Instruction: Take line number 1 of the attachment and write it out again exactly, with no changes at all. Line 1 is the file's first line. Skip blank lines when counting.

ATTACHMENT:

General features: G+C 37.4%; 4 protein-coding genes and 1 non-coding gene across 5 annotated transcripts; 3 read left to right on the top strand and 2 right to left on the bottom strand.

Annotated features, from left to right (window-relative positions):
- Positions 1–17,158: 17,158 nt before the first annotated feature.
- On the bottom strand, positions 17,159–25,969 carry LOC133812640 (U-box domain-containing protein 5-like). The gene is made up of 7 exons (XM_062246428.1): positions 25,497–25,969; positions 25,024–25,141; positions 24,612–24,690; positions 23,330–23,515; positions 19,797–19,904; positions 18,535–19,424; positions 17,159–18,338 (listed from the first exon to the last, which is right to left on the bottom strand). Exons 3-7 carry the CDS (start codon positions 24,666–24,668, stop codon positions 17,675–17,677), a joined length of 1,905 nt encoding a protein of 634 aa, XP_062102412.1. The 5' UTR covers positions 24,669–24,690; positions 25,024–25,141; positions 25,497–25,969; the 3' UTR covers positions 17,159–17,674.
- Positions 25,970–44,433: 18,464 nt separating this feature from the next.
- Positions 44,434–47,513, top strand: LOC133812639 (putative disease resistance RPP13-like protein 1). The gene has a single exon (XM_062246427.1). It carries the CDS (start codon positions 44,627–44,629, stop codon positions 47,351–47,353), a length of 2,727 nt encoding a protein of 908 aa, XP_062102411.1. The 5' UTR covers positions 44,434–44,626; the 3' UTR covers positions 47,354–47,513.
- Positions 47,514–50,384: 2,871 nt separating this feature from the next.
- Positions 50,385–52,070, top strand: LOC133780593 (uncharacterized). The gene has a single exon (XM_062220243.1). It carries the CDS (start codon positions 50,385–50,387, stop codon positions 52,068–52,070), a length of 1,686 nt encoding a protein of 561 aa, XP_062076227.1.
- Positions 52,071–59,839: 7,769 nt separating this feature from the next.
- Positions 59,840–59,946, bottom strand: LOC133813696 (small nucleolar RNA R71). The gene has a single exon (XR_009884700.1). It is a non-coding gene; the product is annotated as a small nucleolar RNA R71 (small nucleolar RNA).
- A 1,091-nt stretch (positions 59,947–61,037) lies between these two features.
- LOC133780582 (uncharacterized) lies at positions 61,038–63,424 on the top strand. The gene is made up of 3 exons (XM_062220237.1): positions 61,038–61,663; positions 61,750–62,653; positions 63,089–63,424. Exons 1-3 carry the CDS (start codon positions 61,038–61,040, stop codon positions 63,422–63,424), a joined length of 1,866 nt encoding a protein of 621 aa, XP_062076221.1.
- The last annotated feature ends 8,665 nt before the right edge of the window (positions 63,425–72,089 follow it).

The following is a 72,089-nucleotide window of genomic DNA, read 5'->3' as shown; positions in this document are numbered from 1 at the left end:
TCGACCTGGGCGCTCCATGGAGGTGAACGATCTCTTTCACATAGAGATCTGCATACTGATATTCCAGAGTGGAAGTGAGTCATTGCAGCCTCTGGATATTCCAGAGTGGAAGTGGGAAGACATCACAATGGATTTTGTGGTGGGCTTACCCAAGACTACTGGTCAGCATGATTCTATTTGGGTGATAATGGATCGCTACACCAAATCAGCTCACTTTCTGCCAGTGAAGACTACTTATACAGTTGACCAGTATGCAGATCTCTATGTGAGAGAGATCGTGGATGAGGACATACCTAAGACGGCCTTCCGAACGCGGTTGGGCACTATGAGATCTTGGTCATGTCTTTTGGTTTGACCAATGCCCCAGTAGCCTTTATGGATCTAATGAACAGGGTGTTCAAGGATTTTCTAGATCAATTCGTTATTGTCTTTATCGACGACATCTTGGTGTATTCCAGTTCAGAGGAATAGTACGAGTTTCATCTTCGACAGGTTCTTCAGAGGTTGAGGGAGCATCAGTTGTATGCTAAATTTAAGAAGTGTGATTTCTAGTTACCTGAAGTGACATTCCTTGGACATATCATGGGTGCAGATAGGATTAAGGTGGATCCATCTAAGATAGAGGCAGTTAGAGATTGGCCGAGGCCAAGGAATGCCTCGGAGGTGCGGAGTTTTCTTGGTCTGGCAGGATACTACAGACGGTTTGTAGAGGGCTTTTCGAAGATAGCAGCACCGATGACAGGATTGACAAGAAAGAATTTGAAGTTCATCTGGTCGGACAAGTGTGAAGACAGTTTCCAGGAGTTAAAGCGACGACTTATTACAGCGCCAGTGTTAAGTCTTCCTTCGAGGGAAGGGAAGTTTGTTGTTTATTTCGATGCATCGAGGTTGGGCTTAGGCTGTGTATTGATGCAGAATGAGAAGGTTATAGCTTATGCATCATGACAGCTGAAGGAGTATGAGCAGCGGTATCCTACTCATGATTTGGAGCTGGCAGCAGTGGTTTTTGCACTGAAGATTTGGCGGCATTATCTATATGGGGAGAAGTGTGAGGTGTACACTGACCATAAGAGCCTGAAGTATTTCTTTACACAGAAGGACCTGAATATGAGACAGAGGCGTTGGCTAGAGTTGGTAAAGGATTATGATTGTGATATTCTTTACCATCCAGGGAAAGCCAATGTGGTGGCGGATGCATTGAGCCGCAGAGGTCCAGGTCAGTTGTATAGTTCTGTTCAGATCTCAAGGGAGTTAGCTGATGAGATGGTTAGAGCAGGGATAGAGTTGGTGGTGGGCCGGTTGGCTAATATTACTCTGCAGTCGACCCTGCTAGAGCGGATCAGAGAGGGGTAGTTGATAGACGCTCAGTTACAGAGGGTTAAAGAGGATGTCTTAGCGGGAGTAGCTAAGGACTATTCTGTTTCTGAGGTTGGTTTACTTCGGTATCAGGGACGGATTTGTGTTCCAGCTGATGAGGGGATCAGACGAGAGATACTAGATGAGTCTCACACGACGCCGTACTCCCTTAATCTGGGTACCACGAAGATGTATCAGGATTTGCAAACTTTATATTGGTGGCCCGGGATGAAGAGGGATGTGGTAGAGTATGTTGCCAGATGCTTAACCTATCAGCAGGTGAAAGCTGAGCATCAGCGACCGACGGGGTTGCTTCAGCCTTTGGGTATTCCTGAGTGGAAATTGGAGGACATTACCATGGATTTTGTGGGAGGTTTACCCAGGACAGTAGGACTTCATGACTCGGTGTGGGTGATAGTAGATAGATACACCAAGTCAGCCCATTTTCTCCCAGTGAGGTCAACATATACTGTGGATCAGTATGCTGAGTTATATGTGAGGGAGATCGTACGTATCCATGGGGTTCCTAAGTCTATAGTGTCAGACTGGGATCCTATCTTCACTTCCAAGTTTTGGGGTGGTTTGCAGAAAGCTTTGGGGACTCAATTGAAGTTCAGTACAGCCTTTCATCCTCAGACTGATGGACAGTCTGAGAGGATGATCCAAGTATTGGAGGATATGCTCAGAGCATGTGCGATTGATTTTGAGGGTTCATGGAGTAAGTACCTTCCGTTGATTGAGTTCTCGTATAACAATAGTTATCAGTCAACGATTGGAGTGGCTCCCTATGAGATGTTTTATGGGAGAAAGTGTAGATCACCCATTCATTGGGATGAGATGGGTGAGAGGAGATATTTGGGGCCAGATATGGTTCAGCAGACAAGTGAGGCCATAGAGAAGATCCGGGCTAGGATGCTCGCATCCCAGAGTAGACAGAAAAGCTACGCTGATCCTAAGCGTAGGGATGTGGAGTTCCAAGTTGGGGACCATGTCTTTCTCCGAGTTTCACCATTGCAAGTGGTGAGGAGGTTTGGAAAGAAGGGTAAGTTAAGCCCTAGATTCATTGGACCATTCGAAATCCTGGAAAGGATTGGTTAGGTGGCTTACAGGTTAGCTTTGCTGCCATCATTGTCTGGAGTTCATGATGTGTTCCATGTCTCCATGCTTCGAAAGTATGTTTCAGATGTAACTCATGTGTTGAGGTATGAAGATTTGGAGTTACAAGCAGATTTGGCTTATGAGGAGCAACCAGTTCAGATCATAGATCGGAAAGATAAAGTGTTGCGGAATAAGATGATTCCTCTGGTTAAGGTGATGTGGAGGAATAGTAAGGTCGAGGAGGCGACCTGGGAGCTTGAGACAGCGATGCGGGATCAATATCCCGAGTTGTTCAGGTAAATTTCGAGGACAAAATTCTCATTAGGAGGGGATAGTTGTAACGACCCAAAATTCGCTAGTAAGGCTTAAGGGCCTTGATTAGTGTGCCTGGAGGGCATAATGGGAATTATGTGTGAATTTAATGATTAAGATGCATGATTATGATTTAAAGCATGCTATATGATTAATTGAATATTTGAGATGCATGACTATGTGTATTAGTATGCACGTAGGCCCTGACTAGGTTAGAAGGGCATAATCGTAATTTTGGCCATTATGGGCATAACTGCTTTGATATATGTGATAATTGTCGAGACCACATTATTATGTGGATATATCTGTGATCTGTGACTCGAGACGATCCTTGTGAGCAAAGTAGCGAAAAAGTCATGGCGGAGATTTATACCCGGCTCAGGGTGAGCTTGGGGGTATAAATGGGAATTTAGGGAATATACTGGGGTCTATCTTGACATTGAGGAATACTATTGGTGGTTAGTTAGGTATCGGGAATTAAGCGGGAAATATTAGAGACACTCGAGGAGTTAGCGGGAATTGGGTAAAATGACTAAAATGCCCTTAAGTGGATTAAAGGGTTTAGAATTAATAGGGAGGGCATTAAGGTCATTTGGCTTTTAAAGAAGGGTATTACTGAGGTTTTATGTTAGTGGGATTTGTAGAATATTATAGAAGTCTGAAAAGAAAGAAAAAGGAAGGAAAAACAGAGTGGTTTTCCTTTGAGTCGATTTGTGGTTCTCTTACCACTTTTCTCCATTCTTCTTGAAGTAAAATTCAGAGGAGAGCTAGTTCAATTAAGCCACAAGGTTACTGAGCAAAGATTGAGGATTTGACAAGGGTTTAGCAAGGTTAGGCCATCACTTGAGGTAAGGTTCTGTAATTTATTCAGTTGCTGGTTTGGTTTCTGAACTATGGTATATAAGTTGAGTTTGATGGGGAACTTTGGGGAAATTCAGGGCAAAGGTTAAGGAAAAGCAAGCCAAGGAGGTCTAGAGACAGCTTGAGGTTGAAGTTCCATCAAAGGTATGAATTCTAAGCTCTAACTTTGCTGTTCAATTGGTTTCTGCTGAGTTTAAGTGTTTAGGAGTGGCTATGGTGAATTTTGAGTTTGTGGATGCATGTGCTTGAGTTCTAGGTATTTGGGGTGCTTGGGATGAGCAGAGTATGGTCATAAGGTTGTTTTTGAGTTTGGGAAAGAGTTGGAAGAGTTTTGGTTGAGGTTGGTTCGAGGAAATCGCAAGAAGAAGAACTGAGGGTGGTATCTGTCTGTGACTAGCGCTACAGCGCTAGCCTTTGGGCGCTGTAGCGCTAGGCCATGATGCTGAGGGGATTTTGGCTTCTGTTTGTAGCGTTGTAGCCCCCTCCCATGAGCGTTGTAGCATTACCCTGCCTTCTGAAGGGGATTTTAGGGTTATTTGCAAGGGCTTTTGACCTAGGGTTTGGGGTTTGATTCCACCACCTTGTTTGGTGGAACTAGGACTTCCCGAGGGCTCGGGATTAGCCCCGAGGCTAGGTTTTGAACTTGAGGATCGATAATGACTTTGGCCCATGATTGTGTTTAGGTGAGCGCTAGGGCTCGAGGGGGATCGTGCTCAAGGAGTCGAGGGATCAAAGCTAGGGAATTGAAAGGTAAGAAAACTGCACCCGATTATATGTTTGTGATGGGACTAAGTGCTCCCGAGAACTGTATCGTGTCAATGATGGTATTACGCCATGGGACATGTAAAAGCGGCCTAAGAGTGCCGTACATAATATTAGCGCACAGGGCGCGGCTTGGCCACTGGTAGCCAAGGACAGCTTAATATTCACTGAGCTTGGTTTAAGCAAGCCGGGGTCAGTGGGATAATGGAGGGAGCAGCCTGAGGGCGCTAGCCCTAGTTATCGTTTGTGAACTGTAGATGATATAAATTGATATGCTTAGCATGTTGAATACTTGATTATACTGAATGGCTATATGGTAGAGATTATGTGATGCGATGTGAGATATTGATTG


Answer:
General features: G+C 37.4%; 4 protein-coding genes and 1 non-coding gene across 5 annotated transcripts; 3 read left to right on the top strand and 2 right to left on the bottom strand.